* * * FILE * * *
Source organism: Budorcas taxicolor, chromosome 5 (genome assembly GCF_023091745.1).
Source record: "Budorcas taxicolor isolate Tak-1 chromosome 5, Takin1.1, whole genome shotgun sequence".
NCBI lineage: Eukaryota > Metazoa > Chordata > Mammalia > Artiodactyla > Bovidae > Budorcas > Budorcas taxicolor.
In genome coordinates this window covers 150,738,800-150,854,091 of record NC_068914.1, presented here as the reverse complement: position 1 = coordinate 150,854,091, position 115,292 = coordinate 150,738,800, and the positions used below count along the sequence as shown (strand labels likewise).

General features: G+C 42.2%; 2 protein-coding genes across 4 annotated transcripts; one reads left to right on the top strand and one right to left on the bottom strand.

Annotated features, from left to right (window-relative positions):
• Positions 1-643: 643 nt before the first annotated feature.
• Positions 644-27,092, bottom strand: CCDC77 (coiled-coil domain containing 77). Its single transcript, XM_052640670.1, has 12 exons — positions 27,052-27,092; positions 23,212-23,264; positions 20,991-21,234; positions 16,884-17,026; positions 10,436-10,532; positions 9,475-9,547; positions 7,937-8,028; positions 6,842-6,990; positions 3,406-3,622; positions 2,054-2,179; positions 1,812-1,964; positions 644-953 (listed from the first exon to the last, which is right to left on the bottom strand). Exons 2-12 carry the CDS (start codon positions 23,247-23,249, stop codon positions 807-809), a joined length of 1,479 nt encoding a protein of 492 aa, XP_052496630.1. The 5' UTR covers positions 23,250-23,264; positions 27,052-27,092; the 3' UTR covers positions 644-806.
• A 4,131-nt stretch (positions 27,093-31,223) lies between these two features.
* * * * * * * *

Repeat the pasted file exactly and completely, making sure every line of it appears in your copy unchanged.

Source organism: Budorcas taxicolor, chromosome 5 (genome assembly GCF_023091745.1).
Source record: "Budorcas taxicolor isolate Tak-1 chromosome 5, Takin1.1, whole genome shotgun sequence".
NCBI lineage: Eukaryota > Metazoa > Chordata > Mammalia > Artiodactyla > Bovidae > Budorcas > Budorcas taxicolor.
In genome coordinates this window covers 150,738,800-150,854,091 of record NC_068914.1, presented here as the reverse complement: position 1 = coordinate 150,854,091, position 115,292 = coordinate 150,738,800, and the positions used below count along the sequence as shown (strand labels likewise).

General features: G+C 42.2%; 2 protein-coding genes across 4 annotated transcripts; one reads left to right on the top strand and one right to left on the bottom strand.

Annotated features, from left to right (window-relative positions):
• Positions 1-643: 643 nt before the first annotated feature.
• Positions 644-27,092, bottom strand: CCDC77 (coiled-coil domain containing 77). Its single transcript, XM_052640670.1, has 12 exons — positions 27,052-27,092; positions 23,212-23,264; positions 20,991-21,234; positions 16,884-17,026; positions 10,436-10,532; positions 9,475-9,547; positions 7,937-8,028; positions 6,842-6,990; positions 3,406-3,622; positions 2,054-2,179; positions 1,812-1,964; positions 644-953 (listed from the first exon to the last, which is right to left on the bottom strand). Exons 2-12 carry the CDS (start codon positions 23,247-23,249, stop codon positions 807-809), a joined length of 1,479 nt encoding a protein of 492 aa, XP_052496630.1. The 5' UTR covers positions 23,250-23,264; positions 27,052-27,092; the 3' UTR covers positions 644-806.
• A 4,131-nt stretch (positions 27,093-31,223) lies between these two features.